The Gemara (Shabbos 113a) states that the clothing that one wears on Shabbos should be different than the clothing that he wears during the week. The Maharal explains that Shabbos is holy and anything that is holy is distinct from materialism. For this reason, writes the Maharal, one is forbidden to perform labor on Shabbos, as labor by definition is bringing something to fruition, which is considered materialism. An object that is removed from materialism is deemed to contain honor, and for this reason ones Shabbos clothing should be distinct from the clothing that he wears during the week. Perhaps we can suggest an alternative explanation to this statement of the Gemara. Elsewhere (Sanhedrin 90b) the Gemara states that the righteous will be resurrected in the future with the very clothes that they were buried in. [There is a discussion (See Kesubos 111b and Tosfos and Gilyon HaShas Ibid) whether the righteous will be resurrected in the same clothing that they were buried in or if they will be resurrected in different clothing.] One must wonder regarding the significance of the righteous being resurrected in their clothing. It would seem that clothing is a covering for the body in this world, but in the future man will be akin to Adam HaRishon before the sin, where there was no need for clothing. Why then will the righteous be wearing clothing at the time of the resurrection? Perhaps the idea of this Gemara is that clothing, besides for the need of covering the body, also symbolizes a state of preparedness. After the sin of Adam HaRishon, HaShem clothed Adam and Chava in garments of skin. The purpose of these garments was so that Adam and Chava would be prepared for the first Shabbos of creation. It is noteworthy that the Gemara in Shabbos (113a) states that one should change his clothing, manner of walking and his manner of speech on Shabbos. The only one of these distinctions that is performed prior to the onset of Shabbos is the changing of ones clothing. Thus, it is evident that changing ones clothing prior to the onset of Shabbos is a symbol of preparedness. This then is the explanation of the Gemara in Sanhedrin regarding the resurrection of the righteous. The righteous will be resurrected in their clothing as a reward for having always been in a state of preparedness in this world. The idea is that the Gemara (Avodah Zara 3a) states that one who toils prior to Shabbos will eat on Shabbos. The period when the righteous will be resurrected is referred to as a day that is completely Shabbos. Thus, when the true Shabbos arrives, the righteous will be prepared in their “Shabbos” clothing. It is for this reason that we change our clothing in honor of Shabbos, so that we reflect a state of preparedness for this Holy Day.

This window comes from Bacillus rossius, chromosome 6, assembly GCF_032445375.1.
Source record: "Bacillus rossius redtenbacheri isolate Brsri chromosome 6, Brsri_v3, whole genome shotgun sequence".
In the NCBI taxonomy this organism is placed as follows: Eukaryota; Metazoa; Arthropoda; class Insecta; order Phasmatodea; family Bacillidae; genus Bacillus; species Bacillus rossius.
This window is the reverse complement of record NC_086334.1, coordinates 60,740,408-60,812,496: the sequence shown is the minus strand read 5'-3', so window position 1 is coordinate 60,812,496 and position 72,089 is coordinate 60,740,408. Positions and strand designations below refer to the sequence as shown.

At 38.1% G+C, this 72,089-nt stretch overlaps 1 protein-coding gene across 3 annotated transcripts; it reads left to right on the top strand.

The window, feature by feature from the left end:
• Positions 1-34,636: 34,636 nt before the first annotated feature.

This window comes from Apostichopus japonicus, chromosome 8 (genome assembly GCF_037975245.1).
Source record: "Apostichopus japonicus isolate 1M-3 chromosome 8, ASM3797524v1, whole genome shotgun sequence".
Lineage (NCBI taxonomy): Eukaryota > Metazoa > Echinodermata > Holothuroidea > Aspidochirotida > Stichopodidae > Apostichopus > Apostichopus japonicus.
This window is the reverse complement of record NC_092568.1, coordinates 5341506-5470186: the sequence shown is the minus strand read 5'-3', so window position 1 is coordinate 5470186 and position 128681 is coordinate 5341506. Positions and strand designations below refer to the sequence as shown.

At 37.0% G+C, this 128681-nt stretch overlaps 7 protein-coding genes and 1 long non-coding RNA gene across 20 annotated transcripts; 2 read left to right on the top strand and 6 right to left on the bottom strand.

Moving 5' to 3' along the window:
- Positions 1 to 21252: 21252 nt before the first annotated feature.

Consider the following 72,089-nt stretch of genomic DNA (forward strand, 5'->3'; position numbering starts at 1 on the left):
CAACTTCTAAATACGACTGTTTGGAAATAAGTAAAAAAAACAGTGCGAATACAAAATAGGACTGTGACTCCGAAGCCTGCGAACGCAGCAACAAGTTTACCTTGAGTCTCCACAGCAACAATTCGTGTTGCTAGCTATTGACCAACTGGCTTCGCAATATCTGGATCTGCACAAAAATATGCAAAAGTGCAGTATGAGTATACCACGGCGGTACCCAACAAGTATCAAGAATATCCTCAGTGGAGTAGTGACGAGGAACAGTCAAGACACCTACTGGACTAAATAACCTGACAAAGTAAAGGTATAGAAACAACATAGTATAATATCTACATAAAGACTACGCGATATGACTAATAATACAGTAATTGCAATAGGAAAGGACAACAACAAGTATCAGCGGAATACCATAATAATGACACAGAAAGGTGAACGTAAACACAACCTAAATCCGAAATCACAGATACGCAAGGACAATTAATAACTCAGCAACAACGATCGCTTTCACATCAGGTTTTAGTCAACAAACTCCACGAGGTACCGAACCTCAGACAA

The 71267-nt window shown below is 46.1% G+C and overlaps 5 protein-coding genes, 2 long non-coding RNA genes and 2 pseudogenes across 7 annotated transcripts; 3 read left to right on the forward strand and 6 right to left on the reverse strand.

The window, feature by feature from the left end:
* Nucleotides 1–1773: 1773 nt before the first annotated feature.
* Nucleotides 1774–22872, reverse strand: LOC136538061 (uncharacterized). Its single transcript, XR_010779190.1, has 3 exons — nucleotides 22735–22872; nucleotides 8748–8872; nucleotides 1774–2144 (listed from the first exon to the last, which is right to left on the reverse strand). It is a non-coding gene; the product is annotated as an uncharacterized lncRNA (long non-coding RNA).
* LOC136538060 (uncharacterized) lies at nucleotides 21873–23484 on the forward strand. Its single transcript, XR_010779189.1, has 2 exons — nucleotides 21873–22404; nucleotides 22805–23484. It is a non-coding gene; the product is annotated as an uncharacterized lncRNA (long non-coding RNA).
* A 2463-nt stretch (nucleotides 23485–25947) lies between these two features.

Shabbos in Halacha